March 30 (Bloomberg) -- Payrolls increased in 42 states in February and the jobless rate declined in 29, signs of broad-based improvement in the job market.
Ohio led the nation with a gain of 28,300 workers, followed by Texas with 27,900, the Labor Department reported today in Washington. The biggest drop in unemployment was in Mississippi, where the jobless rate fell 0.5 percentage point to 9.5 percent.
The report follows a four-year low last week in claims for unemployment benefits and new strength in consumer confidence, indicating the labor-market recovery is helping sustain demand. Employment increased by more than 200,000 workers in February for a third consecutive month, giving Americans the means to boost spending, which makes up 70 percent of the economy.
“The labor market is steadily, if slowly, strengthening,” said Steven Wood, chief economist at Insight Economics LLC in Danville, California. “Another month of 200,000-plus payroll employment in March is likely.”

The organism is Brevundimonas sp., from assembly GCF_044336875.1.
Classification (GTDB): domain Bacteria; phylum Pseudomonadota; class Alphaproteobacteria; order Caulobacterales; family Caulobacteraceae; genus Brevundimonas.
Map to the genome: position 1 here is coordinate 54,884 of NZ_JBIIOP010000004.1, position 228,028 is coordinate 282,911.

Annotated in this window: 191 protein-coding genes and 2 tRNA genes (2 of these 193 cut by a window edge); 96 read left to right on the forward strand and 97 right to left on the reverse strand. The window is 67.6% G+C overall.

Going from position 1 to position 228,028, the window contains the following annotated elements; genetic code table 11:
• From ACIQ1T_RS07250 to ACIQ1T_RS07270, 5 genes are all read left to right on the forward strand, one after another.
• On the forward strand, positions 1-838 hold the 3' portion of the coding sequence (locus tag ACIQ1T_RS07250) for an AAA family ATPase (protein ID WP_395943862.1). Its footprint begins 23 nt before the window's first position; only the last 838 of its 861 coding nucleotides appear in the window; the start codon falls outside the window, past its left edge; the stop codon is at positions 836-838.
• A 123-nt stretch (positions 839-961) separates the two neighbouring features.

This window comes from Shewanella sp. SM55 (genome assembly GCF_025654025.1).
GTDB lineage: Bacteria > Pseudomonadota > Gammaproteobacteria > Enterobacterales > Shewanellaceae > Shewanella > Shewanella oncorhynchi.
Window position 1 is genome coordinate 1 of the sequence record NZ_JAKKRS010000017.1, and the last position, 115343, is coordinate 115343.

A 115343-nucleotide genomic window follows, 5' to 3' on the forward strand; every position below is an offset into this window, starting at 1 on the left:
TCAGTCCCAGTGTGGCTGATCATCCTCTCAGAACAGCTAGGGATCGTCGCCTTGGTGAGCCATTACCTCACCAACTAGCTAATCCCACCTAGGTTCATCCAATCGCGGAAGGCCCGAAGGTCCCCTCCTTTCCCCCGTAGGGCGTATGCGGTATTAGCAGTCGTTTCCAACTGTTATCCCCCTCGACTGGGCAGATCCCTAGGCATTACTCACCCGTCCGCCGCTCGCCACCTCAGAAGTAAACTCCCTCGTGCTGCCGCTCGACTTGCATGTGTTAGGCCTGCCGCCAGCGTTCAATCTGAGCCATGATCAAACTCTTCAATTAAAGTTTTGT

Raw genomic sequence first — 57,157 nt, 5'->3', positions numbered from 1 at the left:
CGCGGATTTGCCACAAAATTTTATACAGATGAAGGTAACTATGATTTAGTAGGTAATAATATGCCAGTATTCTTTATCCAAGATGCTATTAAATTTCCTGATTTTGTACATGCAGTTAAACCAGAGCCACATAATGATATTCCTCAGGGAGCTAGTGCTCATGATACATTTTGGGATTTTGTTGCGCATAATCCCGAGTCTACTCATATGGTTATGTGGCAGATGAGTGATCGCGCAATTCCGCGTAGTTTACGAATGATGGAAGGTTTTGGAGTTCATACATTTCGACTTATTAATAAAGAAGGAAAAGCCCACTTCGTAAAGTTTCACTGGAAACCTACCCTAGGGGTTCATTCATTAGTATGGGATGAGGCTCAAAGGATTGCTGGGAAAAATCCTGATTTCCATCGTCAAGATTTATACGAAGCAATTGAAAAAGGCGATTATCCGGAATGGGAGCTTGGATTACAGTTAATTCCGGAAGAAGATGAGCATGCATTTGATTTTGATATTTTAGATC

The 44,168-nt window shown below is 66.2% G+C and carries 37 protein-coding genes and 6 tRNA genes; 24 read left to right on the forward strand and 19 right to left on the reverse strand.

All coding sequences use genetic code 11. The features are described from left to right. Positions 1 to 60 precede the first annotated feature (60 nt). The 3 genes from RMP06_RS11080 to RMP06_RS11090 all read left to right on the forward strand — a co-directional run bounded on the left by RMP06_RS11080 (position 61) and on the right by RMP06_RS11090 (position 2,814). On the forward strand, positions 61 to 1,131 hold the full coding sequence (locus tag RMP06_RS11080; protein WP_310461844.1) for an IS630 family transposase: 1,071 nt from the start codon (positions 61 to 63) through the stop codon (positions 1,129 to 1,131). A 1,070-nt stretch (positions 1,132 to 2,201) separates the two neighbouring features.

The economy created a net 227,000 jobs in February, capping the strongest six-month payroll gain since 2006, according to figures from the Labor Department released earlier this month. The jobless rate held at 8.3 percent, the lowest in three years.
Nevada remained the state with the highest jobless rate in the nation, even after showing the second-biggest decrease in unemployment. Its rate fell to 12.3 percent from 12.7 percent in January, today’s report showed. Rhode Island was next at 11 percent, followed by California at 10.9 percent.
Over the past year, the jobless rate dropped the most in Michigan, going from 10.7 percent in February 2011 to 8.8 percent last month.
North Dakota, with joblessness at 3.1 percent, remained the state with the lowest rate of unemployment.
New York registered the third-biggest gain in payrolls last month, showing a 24,700 increase.
State and local employment data are derived independently from the national statistics, which are typically released on the first Friday of every month. The state figures are subject to larger sampling errors because they come from smaller surveys, making the national figures more reliable, according to the government’s Bureau of Labor Statistics.
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